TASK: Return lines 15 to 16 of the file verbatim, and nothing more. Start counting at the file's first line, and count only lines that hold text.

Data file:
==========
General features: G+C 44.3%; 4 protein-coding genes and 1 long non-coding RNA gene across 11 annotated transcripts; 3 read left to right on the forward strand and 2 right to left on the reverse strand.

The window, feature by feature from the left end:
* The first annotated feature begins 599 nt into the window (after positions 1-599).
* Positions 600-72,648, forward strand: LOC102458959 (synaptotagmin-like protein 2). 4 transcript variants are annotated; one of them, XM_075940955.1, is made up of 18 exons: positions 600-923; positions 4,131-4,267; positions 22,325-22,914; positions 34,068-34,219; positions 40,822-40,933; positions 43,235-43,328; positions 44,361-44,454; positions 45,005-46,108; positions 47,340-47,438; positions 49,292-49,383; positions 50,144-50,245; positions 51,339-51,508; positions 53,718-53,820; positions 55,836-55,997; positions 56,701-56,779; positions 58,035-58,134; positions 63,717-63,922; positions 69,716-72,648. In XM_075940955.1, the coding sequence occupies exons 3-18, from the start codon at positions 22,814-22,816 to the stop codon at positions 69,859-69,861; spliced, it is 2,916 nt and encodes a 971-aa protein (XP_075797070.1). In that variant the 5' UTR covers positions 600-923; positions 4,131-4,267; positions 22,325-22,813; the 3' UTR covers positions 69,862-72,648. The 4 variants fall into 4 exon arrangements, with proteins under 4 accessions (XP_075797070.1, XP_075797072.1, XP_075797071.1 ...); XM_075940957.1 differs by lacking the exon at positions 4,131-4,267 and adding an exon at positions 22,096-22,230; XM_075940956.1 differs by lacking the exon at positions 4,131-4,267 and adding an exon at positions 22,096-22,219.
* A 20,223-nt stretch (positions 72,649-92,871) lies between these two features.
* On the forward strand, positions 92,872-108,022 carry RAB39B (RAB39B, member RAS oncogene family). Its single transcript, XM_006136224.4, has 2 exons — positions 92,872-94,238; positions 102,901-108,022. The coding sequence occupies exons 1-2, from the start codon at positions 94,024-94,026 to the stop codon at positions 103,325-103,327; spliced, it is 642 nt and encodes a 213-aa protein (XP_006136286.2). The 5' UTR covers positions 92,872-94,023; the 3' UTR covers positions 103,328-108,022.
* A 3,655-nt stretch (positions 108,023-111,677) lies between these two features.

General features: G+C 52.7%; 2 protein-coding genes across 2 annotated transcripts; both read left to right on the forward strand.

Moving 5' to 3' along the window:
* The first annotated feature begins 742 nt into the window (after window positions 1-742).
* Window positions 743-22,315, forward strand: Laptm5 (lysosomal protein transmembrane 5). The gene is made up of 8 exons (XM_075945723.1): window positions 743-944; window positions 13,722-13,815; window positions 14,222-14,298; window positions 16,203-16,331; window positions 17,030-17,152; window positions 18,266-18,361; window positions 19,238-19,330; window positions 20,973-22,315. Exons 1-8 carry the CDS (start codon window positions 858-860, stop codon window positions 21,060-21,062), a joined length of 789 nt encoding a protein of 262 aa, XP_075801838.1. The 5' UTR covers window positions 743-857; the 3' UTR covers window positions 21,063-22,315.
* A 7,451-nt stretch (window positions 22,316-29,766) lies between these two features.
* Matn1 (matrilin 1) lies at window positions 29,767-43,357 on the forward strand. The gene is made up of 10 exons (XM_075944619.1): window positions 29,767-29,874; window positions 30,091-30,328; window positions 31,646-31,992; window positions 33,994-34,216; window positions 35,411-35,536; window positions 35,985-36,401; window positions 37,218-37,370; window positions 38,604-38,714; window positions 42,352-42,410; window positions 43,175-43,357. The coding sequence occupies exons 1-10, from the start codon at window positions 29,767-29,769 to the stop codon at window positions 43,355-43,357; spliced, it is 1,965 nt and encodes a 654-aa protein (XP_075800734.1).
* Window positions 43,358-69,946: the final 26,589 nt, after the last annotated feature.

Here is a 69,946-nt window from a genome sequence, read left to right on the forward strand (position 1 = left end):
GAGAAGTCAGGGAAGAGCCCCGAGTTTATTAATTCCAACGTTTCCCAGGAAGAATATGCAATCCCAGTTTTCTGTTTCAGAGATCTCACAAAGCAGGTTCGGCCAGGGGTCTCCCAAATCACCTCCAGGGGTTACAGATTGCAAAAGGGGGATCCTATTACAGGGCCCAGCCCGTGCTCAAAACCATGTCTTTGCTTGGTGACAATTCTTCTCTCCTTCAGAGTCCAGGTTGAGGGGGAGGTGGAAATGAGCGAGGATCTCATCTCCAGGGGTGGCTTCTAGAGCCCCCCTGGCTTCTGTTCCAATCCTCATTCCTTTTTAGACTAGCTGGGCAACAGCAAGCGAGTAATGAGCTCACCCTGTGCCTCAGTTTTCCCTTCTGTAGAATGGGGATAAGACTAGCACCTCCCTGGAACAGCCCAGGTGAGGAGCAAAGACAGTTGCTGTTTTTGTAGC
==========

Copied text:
Here is a 69,946-nt window from a genome sequence, read left to right on the forward strand (position 1 = left end):
GAGAAGTCAGGGAAGAGCCCCGAGTTTATTAATTCCAACGTTTCCCAGGAAGAATATGCAATCCCAGTTTTCTGTTTCAGAGATCTCACAAAGCAGGTTCGGCCAGGGGTCTCCCAAATCACCTCCAGGGGTTACAGATTGCAAAAGGGGGATCCTATTACAGGGCCCAGCCCGTGCTCAAAACCATGTCTTTGCTTGGTGACAATTCTTCTCTCCTTCAGAGTCCAGGTTGAGGGGGAGGTGGAAATGAGCGAGGATCTCATCTCCAGGGGTGGCTTCTAGAGCCCCCCTGGCTTCTGTTCCAATCCTCATTCCTTTTTAGACTAGCTGGGCAACAGCAAGCGAGTAATGAGCTCACCCTGTGCCTCAGTTTTCCCTTCTGTAGAATGGGGATAAGACTAGCACCTCCCTGGAACAGCCCAGGTGAGGAGCAAAGACAGTTGCTGTTTTTGTAGC